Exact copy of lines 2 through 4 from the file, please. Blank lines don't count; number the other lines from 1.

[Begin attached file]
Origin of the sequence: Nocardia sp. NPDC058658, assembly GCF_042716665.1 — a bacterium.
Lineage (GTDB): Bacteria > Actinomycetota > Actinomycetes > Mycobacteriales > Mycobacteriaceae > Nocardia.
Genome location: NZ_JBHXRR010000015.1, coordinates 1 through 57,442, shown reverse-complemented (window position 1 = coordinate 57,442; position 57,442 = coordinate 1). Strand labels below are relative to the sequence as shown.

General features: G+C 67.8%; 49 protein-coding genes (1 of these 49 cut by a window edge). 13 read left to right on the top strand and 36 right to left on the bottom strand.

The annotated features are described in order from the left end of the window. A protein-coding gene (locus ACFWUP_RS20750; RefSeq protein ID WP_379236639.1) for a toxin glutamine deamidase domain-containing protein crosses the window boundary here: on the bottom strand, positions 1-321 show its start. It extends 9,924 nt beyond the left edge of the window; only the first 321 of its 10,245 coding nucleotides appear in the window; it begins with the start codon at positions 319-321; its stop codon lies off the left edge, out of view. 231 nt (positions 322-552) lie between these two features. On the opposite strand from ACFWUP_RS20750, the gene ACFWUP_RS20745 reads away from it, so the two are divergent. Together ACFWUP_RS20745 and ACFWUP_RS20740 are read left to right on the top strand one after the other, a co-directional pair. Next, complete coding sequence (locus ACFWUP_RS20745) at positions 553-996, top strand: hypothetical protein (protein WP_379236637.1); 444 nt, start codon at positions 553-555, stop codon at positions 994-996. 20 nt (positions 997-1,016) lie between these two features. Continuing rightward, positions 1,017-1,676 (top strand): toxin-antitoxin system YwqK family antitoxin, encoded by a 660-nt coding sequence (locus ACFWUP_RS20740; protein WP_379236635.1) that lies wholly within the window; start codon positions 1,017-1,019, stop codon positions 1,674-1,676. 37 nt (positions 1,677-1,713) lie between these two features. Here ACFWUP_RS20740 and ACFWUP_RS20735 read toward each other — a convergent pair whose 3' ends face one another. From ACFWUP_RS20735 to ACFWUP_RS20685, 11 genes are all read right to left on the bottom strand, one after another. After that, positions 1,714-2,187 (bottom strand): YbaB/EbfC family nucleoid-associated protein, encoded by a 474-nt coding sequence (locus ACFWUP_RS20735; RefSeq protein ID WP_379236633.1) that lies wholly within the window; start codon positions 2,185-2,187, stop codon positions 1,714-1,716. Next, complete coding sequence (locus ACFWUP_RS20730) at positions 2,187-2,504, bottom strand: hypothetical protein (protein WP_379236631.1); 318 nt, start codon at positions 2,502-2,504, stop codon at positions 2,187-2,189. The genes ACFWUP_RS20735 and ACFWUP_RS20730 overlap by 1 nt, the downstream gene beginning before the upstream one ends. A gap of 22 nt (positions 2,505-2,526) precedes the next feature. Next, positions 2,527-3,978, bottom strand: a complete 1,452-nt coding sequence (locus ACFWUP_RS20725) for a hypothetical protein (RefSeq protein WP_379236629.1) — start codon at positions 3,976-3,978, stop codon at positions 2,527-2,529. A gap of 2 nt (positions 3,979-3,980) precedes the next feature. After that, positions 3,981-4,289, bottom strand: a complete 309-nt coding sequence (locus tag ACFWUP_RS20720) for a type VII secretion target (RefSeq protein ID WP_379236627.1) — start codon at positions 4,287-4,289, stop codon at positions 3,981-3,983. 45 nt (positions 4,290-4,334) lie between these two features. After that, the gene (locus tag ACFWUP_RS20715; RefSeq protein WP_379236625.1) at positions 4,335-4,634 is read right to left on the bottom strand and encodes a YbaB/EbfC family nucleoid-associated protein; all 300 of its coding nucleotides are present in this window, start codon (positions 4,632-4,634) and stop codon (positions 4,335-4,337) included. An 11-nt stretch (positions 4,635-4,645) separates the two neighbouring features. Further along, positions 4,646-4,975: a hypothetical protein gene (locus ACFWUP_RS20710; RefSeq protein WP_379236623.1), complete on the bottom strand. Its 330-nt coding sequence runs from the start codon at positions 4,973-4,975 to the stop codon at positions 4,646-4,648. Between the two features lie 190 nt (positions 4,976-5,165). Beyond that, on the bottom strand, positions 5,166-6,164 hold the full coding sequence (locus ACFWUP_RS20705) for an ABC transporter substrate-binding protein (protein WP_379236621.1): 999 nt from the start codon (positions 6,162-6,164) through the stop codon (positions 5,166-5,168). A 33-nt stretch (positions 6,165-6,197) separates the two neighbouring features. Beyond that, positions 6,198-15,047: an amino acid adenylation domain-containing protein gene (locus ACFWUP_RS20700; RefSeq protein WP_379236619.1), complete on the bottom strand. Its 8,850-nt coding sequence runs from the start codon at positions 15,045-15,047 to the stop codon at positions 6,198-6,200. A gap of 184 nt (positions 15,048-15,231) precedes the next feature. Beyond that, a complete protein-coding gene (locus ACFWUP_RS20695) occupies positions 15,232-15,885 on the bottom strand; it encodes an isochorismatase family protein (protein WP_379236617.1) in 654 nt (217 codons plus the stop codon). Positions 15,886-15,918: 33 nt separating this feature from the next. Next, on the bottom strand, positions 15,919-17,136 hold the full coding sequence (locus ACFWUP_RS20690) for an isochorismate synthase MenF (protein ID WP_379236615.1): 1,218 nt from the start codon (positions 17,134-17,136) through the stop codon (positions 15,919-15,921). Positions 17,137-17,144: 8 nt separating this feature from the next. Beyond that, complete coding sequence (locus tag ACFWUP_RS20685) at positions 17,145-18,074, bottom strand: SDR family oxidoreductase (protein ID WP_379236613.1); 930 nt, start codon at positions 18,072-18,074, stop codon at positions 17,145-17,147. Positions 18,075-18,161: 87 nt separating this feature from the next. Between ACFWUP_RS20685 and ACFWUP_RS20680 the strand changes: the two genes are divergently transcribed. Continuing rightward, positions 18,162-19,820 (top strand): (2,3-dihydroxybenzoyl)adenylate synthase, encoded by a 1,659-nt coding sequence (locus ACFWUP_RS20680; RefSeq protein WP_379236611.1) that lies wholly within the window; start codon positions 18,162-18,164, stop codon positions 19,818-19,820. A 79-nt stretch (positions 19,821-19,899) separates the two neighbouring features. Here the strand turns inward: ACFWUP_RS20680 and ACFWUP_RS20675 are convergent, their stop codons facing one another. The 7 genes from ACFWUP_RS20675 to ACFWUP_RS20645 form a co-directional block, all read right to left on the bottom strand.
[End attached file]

Lineage (GTDB): Bacteria > Actinomycetota > Actinomycetes > Mycobacteriales > Mycobacteriaceae > Nocardia.
Genome location: NZ_JBHXRR010000015.1, coordinates 1 through 57,442, shown reverse-complemented (window position 1 = coordinate 57,442; position 57,442 = coordinate 1). Strand labels below are relative to the sequence as shown.

General features: G+C 67.8%; 49 protein-coding genes (1 of these 49 cut by a window edge). 13 read left to right on the top strand and 36 right to left on the bottom strand.